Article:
Rare diseases - not as rare as you think
Don’t be fooled by the word ‘rare’ in Rare Disease. Collectively, rare diseases are very common, with rare genetic disorders affecting 180,000 children in NSW. In developed countries, rare diseases account for 6 out of 10 childhood deaths.
While there are still many children living with an undiagnosed rare disease, the good news is that recent advances in genomic testing have resulted in an increase in genetic diagnoses. Dr Emma Palmer, a Geneticist at Sydney Children’s Hospital, Randwick, who specialises in Rare Diseases, says a diagnosis can be life changing for families of kids with a rare disorder.
“Many families experience years of searching for answers, not knowing if this disease will happen again in their family, or what the future looks like for their child. A diagnosis brings understanding, both for families, and for clinicians, along with the ability to ensure the right specialist supports for children as they develop,” Dr Emma Palmer.
The 28th February is International Rare Disease Day, an opportunity to raise awareness around rare diseases and improve access to treatment and medical representation for individuals with rare diseases and their families.
Until the age of five, Eleanor lived with an undiagnosed rare disorder. At four months old she was not meeting her developmental milestones, and by eight months it seemed she was going backwards. It was clear that she had a serious condition, but doctors weren’t able to give her family an answer.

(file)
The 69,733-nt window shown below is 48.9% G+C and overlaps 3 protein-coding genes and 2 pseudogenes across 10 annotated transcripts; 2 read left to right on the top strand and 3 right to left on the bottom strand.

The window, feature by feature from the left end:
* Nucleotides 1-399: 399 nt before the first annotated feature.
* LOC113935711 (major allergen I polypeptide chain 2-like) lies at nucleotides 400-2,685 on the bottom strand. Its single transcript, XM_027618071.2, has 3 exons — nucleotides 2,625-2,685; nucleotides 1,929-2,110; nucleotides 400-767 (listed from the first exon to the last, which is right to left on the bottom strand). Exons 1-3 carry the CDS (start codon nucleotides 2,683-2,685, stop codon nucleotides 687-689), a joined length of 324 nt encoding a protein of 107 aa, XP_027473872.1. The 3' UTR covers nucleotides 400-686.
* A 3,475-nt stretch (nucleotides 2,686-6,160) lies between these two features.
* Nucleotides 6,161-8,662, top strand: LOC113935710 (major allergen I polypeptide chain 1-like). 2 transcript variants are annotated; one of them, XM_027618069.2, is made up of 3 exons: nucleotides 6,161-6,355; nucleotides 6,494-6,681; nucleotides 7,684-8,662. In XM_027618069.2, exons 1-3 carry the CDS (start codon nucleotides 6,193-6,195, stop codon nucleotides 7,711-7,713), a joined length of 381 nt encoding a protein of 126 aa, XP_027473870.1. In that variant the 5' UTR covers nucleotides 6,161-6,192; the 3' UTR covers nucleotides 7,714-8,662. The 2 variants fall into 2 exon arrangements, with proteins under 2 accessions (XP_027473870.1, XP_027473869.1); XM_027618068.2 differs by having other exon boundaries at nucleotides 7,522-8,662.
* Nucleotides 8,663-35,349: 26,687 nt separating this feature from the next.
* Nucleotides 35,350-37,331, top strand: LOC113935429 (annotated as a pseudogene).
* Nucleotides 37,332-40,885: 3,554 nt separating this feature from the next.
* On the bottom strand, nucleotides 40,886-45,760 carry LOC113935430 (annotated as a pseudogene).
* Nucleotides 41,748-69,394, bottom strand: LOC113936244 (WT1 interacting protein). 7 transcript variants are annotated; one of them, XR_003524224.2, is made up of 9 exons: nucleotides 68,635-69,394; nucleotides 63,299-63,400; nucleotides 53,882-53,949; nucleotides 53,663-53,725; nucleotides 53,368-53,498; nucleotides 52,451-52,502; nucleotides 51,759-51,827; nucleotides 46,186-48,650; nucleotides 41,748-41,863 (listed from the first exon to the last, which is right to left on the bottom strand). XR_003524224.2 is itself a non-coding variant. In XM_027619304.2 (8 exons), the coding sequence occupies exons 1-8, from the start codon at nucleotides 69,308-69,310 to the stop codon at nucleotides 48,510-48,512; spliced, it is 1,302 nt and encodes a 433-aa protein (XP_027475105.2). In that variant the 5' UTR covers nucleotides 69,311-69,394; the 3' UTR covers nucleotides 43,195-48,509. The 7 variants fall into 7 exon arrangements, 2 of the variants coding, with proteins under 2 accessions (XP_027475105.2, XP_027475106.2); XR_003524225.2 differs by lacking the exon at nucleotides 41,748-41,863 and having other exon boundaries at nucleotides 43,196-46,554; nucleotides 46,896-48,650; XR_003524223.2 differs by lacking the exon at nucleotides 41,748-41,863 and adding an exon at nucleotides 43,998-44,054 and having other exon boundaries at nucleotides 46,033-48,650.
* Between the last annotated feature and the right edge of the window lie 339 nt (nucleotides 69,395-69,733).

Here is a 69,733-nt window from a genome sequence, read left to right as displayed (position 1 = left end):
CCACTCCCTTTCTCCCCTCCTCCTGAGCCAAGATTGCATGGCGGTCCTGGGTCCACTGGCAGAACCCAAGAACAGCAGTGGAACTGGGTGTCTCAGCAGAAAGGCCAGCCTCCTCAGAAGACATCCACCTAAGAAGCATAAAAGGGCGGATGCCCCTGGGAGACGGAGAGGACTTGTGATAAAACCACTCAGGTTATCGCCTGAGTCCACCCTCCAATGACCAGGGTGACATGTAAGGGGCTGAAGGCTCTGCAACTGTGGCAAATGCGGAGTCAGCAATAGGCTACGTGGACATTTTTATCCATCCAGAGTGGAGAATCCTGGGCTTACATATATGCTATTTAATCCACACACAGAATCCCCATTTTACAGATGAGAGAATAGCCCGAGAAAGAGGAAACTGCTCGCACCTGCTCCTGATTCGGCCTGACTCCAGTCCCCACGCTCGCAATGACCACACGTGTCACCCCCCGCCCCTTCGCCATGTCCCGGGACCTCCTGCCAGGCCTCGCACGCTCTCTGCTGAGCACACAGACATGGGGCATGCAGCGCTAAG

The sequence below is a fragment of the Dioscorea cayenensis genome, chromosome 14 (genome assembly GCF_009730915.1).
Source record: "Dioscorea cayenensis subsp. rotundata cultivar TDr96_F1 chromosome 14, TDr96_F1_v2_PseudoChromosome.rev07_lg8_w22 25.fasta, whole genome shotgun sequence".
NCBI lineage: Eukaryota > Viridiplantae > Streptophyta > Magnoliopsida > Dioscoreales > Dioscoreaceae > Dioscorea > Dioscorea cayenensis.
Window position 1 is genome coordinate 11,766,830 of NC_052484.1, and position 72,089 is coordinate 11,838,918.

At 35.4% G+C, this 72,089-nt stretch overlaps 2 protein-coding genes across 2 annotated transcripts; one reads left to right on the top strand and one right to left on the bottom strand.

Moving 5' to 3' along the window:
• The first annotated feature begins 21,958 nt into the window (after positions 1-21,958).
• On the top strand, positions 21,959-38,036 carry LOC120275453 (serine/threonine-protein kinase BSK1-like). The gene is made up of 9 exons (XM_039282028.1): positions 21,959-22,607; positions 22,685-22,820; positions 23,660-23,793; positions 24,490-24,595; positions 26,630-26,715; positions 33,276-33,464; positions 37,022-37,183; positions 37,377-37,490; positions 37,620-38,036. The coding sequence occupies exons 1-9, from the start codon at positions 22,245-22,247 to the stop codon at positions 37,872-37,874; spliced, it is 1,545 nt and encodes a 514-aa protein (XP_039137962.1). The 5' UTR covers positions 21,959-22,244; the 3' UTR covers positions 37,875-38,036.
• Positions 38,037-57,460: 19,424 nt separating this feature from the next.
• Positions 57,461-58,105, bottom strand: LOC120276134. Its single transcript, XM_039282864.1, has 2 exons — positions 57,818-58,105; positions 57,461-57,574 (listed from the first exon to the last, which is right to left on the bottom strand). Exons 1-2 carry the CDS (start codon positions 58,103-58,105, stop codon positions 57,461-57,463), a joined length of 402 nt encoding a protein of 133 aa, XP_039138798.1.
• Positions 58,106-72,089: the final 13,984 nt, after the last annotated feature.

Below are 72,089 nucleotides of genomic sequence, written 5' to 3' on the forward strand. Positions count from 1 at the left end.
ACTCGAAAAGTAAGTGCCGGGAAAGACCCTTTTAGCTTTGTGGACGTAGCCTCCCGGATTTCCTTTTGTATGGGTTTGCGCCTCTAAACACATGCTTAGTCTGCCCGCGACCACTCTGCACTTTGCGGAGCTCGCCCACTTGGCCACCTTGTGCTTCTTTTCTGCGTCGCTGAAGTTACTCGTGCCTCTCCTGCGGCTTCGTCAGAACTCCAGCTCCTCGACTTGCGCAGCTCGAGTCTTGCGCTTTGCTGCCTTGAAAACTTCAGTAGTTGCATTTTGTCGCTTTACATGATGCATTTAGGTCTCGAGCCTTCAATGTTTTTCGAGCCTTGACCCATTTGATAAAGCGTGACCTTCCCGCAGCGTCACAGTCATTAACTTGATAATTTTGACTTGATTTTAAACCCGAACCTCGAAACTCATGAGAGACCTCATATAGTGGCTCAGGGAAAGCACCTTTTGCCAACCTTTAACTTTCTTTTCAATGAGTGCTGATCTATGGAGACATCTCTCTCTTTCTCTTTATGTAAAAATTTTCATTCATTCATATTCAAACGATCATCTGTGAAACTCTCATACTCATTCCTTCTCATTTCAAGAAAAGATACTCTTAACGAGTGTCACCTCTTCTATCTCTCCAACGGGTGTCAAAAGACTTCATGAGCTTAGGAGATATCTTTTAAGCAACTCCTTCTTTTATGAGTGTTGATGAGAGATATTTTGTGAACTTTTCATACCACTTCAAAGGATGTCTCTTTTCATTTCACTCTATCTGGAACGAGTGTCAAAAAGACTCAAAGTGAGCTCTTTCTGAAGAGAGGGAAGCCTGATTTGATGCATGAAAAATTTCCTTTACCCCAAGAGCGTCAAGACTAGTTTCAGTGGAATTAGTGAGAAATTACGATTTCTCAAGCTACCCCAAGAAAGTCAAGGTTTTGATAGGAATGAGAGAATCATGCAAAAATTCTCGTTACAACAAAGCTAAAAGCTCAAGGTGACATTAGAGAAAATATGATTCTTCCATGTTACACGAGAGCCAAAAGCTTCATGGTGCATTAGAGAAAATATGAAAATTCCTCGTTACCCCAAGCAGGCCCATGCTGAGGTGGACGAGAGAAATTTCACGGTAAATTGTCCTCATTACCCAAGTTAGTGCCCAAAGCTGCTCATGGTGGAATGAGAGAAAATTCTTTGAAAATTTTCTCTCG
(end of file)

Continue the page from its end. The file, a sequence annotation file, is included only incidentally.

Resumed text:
In 2019 Eleanor took part in a world first global study headed up by geneticist Dr Emma Palmer. Through collaboration with international colleagues, Dr Palmer was able to describe for the first time the disorder CHEDDA - congenital hypotonia, epilepsy, developmental delay and digit abnormalities, a very rare genetic disorder caused by changes to the ATN1 gene on the 12th chromosome.
Eleanor was the first patient in the world to be given this diagnosis. Since then, almost 20 people worldwide have been diagnosed, and there will be more. Dr Palmer says it was incredibly rewarding to give Eleanor and her family a diagnosis
“If I can find an answer, and close the period of not knowing for families, I feel like I’m empowering them,” Dr Palmer.
Eleanor’s mum Blaise says that after several rounds of genetic testing without any success, their family was very relieved to finally have an answer.
“Not only did the diagnosis show us that Eleanor was on the right path with her therapies, it also confirmed that her condition was not inherited, which meant we could make an informed family planning decision.” Blaise, Eleanor's mum.
Blaise says that the most important part of having a diagnosis was finally knowing that Eleanor’s condition was not degenerative, or terminal. “Being able to give a child a diagnosis really does open the door to the best possible medical care for patients with rare diseases,” Dr Palmer says, “For example, doctors know now that patients with CHEDDA need to have a heart, brain and spinal scan as some patients will have complications in these areas. We also know that feeding can be a huge issue for some patients with CHEDDA so speech therapy is incredibly important for these kids.”